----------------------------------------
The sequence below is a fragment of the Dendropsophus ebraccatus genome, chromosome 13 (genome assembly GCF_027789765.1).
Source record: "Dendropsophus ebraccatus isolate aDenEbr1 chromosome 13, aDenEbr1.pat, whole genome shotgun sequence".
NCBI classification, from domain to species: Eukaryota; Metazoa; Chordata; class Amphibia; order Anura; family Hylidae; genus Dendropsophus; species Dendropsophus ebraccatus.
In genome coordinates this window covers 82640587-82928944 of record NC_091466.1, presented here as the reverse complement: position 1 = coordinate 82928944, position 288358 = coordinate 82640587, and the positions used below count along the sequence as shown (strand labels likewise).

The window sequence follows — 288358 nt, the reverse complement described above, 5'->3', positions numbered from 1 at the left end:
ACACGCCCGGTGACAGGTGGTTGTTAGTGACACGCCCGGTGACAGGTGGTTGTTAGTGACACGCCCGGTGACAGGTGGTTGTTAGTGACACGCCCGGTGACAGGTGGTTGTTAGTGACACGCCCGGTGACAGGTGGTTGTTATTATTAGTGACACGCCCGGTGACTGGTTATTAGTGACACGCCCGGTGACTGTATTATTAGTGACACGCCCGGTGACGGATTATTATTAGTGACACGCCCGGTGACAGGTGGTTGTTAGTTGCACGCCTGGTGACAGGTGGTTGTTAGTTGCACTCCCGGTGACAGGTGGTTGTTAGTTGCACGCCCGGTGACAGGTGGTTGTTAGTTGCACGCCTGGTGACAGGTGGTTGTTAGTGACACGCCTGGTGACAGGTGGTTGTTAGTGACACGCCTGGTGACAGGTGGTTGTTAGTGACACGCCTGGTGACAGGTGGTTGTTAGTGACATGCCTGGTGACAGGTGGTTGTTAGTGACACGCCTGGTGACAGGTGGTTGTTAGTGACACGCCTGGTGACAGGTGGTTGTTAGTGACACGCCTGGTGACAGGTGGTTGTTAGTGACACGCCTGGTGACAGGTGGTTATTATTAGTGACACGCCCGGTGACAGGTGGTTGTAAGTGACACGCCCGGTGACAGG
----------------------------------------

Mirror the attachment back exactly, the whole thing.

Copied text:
The sequence below is a fragment of the Dendropsophus ebraccatus genome, chromosome 13 (genome assembly GCF_027789765.1).
Source record: "Dendropsophus ebraccatus isolate aDenEbr1 chromosome 13, aDenEbr1.pat, whole genome shotgun sequence".
NCBI classification, from domain to species: Eukaryota; Metazoa; Chordata; class Amphibia; order Anura; family Hylidae; genus Dendropsophus; species Dendropsophus ebraccatus.
In genome coordinates this window covers 82640587-82928944 of record NC_091466.1, presented here as the reverse complement: position 1 = coordinate 82928944, position 288358 = coordinate 82640587, and the positions used below count along the sequence as shown (strand labels likewise).

The window sequence follows — 288358 nt, the reverse complement described above, 5'->3', positions numbered from 1 at the left end:
ACACGCCCGGTGACAGGTGGTTGTTAGTGACACGCCCGGTGACAGGTGGTTGTTAGTGACACGCCCGGTGACAGGTGGTTGTTAGTGACACGCCCGGTGACAGGTGGTTGTTAGTGACACGCCCGGTGACAGGTGGTTGTTATTATTAGTGACACGCCCGGTGACTGGTTATTAGTGACACGCCCGGTGACTGTATTATTAGTGACACGCCCGGTGACGGATTATTATTAGTGACACGCCCGGTGACAGGTGGTTGTTAGTTGCACGCCTGGTGACAGGTGGTTGTTAGTTGCACTCCCGGTGACAGGTGGTTGTTAGTTGCACGCCCGGTGACAGGTGGTTGTTAGTTGCACGCCTGGTGACAGGTGGTTGTTAGTGACACGCCTGGTGACAGGTGGTTGTTAGTGACACGCCTGGTGACAGGTGGTTGTTAGTGACACGCCTGGTGACAGGTGGTTGTTAGTGACATGCCTGGTGACAGGTGGTTGTTAGTGACACGCCTGGTGACAGGTGGTTGTTAGTGACACGCCTGGTGACAGGTGGTTGTTAGTGACACGCCTGGTGACAGGTGGTTGTTAGTGACACGCCTGGTGACAGGTGGTTATTATTAGTGACACGCCCGGTGACAGGTGGTTGTAAGTGACACGCCCGGTGACAGG